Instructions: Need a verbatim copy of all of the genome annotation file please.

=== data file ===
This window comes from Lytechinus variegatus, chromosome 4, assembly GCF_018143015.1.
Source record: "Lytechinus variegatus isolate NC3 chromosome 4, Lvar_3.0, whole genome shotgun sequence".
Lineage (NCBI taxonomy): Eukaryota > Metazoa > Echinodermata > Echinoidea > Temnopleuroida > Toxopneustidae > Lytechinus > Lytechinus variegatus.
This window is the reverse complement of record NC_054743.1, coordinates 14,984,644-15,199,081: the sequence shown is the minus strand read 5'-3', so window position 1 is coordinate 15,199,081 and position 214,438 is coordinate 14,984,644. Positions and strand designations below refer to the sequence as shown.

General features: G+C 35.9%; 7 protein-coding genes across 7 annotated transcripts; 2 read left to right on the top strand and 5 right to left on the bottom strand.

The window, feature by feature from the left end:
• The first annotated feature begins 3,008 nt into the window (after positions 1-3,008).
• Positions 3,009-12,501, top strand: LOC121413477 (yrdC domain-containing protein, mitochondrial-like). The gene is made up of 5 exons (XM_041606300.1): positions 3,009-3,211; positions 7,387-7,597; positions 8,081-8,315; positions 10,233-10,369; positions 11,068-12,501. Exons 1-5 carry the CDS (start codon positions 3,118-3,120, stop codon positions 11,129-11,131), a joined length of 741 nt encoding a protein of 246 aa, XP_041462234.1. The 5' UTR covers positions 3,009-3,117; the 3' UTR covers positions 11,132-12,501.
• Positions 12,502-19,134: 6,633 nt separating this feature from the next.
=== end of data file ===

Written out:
This window comes from Lytechinus variegatus, chromosome 4, assembly GCF_018143015.1.
Source record: "Lytechinus variegatus isolate NC3 chromosome 4, Lvar_3.0, whole genome shotgun sequence".
Lineage (NCBI taxonomy): Eukaryota > Metazoa > Echinodermata > Echinoidea > Temnopleuroida > Toxopneustidae > Lytechinus > Lytechinus variegatus.
This window is the reverse complement of record NC_054743.1, coordinates 14,984,644-15,199,081: the sequence shown is the minus strand read 5'-3', so window position 1 is coordinate 15,199,081 and position 214,438 is coordinate 14,984,644. Positions and strand designations below refer to the sequence as shown.

General features: G+C 35.9%; 7 protein-coding genes across 7 annotated transcripts; 2 read left to right on the top strand and 5 right to left on the bottom strand.

The window, feature by feature from the left end:
• The first annotated feature begins 3,008 nt into the window (after positions 1-3,008).
• Positions 3,009-12,501, top strand: LOC121413477 (yrdC domain-containing protein, mitochondrial-like). The gene is made up of 5 exons (XM_041606300.1): positions 3,009-3,211; positions 7,387-7,597; positions 8,081-8,315; positions 10,233-10,369; positions 11,068-12,501. Exons 1-5 carry the CDS (start codon positions 3,118-3,120, stop codon positions 11,129-11,131), a joined length of 741 nt encoding a protein of 246 aa, XP_041462234.1. The 5' UTR covers positions 3,009-3,117; the 3' UTR covers positions 11,132-12,501.
• Positions 12,502-19,134: 6,633 nt separating this feature from the next.